• Looping Through Checks: Our workflow enters a loop, performing periodic checks on the incident status until resolved. lhctl run it-incident severity 12 incidentDetails '{"incidentId":"INC002","type":"Network Outage","severity":12,"description":"Loss of Connectivity","reportedAt":"2024-01-30T08:00:00Z"}' resolved false


As soon as we trigger the incident and mark the resolution to be false, the periodic checks start to function!



 Here, the loop within our workflow ensures continuous monitoring, demonstrating the persistence layer enabled by our loop implementation.


  • Variable Mutations in Action: The external event triggers a variable mutation, updating the incident's status within our workflow. The mutation is a result of the external event. (See below)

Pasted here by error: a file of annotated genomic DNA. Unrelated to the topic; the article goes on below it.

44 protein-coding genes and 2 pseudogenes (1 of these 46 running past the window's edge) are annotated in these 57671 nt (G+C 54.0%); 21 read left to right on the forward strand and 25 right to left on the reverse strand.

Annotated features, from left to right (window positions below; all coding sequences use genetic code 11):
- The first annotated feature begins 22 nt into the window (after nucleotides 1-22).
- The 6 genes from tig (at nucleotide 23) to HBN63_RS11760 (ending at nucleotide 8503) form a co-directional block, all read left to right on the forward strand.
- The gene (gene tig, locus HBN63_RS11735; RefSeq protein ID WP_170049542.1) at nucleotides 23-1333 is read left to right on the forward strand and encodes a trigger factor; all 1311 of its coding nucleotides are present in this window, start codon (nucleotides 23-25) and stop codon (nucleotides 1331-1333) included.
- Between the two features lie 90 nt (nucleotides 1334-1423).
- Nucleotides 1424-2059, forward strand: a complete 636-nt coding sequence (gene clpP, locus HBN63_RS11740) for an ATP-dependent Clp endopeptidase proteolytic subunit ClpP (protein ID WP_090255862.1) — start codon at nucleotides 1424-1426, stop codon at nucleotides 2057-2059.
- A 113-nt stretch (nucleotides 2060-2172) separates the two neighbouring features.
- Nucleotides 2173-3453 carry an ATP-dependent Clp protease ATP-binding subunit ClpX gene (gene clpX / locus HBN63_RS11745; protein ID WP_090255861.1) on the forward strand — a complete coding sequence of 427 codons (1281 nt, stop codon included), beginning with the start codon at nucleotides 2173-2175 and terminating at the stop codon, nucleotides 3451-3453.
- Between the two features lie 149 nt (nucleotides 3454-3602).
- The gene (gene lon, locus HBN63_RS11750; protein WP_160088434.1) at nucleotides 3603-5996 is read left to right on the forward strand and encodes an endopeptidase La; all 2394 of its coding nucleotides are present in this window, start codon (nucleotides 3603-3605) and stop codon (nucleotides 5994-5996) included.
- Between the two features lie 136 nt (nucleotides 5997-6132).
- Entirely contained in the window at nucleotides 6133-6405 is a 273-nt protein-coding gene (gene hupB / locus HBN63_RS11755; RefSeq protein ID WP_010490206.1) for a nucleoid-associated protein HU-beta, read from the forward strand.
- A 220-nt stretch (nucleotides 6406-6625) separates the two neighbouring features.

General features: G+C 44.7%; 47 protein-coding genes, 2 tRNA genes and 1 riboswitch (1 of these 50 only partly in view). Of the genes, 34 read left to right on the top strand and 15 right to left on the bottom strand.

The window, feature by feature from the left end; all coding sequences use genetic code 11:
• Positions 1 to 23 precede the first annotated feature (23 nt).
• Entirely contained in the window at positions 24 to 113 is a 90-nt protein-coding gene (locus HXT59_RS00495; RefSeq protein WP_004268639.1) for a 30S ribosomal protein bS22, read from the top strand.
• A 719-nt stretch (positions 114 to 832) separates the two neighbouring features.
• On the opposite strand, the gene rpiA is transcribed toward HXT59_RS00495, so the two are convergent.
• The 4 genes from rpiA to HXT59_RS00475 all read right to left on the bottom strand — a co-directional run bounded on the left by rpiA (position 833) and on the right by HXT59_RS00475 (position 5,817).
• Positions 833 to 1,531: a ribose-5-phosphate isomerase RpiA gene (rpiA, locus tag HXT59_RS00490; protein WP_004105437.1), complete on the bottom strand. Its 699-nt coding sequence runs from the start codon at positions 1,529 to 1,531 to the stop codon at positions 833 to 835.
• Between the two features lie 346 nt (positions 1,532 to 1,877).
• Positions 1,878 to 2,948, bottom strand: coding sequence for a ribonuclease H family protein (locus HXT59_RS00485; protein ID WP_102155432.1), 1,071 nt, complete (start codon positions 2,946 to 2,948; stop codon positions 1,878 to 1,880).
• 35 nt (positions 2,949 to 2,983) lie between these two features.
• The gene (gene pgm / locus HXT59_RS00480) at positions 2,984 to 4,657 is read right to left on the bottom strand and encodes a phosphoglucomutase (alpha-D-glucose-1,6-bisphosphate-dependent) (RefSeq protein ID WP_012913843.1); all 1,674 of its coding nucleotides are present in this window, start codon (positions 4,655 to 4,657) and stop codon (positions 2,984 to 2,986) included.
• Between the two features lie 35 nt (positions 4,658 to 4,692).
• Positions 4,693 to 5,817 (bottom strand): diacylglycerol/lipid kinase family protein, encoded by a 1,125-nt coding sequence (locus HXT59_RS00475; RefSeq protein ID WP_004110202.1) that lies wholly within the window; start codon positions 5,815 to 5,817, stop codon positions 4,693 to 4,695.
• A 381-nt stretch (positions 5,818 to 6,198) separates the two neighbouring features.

• Triggering External Events: External events allow our workflow to interact with real-world triggers. So, first let us create a new incident where the incident isn’t resolved. lhctl run it-incident severity 10 incidentDetails '{"incidentId":"INC003","type":"System Failure","severity":10,"description":"Major System Crash","reportedAt":"2024-02-30T08:00:00Z"}' resolved false



As you can see, the incident was created. The resolved variable has been set to false. And this setting is keeping our workflow in a loop, continually performing periodic checks.


The below command will simulate an external event, which in turn will change the `incidentResolved` variable to `true`. This is a perfect example of how an external event can trigger variable mutation within the workflow. By updating the variable, we directly influence the workflow's path, transitioning it out of the loop.